Going against team decisions is so typical of Sidhu!
There is another famous story from the Punjab Ranji Trophy Lodge that no one officially tells but never fails to tell whenever Sidhu’s cricket days are discussed in his home state. Sidhu was leading the Punjab Ranji team in the 1990s and in one of the matches it was decided at the team meeting that Punjab would strike first if he won the toss as the pitch was supposed to run in the last two days. The team felt that the grass on the pitch wasn’t going to last any longer and might just help the crimps for an hour or two. Therefore, hitting first was the best option. Still, Captain Sidhu decided otherwise and didn’t even tell his team that the decision was made by him. This was only revealed on the second day of play, when the rival team’s batsmen appreciated the placid nature of the wicket and one of the Punjab outfielders complained that he lost the draw in the comes out. He was taken aback when told that it was his captain Sidhu who won the toss! Of course, Sidhu claimed that the rival team won the toss and decided to strike first! (This was apparently done to avoid facing two young fast from the opposing team on a grass pitch on the first morning!). Perhaps some of these anecdotes from his playing days suggest that Sidhu was always a master of U-turns and often to the detriment of his own team.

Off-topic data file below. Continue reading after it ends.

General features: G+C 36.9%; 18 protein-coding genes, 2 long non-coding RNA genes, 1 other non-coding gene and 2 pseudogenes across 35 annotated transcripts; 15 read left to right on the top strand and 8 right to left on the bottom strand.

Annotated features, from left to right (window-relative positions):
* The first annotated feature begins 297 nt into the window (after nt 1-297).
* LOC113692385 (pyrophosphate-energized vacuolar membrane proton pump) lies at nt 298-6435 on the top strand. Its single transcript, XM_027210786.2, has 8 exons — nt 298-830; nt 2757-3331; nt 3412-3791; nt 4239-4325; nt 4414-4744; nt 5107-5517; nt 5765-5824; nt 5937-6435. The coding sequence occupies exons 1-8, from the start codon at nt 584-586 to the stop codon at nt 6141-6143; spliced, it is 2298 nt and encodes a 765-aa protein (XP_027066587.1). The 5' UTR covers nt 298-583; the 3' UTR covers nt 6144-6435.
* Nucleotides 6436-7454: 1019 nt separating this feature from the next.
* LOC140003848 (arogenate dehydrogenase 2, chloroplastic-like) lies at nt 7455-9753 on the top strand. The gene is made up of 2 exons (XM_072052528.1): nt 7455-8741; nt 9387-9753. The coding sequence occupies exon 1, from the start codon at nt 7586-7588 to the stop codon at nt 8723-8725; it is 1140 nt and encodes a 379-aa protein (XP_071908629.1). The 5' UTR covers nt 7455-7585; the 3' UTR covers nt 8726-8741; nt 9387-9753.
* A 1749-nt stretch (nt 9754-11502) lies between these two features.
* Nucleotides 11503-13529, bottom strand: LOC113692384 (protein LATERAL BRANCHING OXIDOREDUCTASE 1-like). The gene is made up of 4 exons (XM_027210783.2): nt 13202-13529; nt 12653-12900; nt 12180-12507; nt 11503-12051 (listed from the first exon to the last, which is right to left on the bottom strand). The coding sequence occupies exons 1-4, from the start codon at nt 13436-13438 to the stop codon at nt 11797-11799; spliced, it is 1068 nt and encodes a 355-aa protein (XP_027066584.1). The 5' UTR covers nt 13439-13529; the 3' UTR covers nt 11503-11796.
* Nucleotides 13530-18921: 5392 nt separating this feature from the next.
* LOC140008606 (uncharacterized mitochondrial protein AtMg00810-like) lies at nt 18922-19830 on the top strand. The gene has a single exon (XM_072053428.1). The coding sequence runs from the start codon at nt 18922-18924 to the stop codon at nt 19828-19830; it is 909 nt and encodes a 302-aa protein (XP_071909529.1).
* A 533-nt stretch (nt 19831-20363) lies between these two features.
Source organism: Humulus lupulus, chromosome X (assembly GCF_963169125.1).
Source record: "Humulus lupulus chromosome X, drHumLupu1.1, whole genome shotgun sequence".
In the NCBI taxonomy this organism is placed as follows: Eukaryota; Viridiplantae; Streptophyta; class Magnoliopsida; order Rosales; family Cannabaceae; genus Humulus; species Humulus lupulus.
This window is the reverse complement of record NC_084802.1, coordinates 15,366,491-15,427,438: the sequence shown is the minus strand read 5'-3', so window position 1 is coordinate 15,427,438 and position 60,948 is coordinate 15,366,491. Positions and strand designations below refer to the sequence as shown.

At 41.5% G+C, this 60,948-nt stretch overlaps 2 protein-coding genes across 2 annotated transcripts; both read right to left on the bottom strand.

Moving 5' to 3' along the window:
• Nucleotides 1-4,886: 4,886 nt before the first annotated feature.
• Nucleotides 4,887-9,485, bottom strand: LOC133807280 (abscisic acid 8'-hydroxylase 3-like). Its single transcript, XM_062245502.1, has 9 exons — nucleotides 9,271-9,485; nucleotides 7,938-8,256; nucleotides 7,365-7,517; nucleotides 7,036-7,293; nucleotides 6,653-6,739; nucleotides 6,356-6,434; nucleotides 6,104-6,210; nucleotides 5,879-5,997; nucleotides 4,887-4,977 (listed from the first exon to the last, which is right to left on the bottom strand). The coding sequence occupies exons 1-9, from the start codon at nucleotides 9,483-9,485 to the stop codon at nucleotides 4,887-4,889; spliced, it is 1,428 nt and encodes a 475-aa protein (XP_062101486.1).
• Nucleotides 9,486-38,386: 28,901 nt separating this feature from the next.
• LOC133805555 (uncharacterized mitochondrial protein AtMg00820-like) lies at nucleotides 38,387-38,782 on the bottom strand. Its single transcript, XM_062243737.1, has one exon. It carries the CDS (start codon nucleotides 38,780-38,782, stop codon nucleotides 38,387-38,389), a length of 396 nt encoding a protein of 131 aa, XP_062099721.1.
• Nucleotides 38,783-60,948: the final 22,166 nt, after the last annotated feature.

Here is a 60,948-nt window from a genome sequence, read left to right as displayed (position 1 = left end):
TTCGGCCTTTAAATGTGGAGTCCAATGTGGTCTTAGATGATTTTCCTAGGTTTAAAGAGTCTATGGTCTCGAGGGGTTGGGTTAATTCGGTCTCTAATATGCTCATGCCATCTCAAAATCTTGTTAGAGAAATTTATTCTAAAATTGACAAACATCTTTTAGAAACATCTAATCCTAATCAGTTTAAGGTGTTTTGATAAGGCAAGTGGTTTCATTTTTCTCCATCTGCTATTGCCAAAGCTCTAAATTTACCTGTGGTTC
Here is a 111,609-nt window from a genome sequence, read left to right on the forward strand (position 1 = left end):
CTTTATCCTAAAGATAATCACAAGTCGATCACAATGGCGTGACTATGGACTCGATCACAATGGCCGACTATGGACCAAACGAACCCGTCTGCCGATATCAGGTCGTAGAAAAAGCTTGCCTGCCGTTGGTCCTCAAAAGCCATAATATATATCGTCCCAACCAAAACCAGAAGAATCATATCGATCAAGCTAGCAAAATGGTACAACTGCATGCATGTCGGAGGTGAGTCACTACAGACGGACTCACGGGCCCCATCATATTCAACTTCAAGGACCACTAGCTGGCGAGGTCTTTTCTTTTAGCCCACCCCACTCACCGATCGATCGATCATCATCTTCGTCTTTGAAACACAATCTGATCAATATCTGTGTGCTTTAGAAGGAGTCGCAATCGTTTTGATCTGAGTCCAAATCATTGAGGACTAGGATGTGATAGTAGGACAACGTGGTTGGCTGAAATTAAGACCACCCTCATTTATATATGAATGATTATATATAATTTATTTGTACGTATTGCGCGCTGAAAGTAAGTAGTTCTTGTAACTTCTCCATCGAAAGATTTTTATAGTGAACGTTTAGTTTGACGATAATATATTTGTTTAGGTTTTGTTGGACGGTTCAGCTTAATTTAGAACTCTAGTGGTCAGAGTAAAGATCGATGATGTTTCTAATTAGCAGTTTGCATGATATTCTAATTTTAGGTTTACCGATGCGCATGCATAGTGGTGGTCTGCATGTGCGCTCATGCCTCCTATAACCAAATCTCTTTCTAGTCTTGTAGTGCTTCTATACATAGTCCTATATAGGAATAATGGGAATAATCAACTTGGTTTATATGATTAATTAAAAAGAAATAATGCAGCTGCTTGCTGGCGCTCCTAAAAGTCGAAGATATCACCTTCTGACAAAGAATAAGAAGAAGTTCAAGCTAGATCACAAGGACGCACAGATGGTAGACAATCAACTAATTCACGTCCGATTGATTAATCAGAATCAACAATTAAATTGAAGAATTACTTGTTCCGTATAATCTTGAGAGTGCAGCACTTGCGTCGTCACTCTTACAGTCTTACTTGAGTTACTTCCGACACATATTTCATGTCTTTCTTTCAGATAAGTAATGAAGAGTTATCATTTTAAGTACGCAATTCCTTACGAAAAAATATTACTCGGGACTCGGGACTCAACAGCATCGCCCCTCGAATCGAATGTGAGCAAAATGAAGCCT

âPolitics is not a bad boss by profession, if you succeed there are rewards, if you fail you can still write the book,â was one of Sidhu’s oft-repeated quotes. As a cricketer Sidhu never wrote a book, but it’s never too late if he decides to do it now as a politician as he must have a lot to say and explain to his fans and his constituents after a history of multiple U- turns both in cricket and in the political field.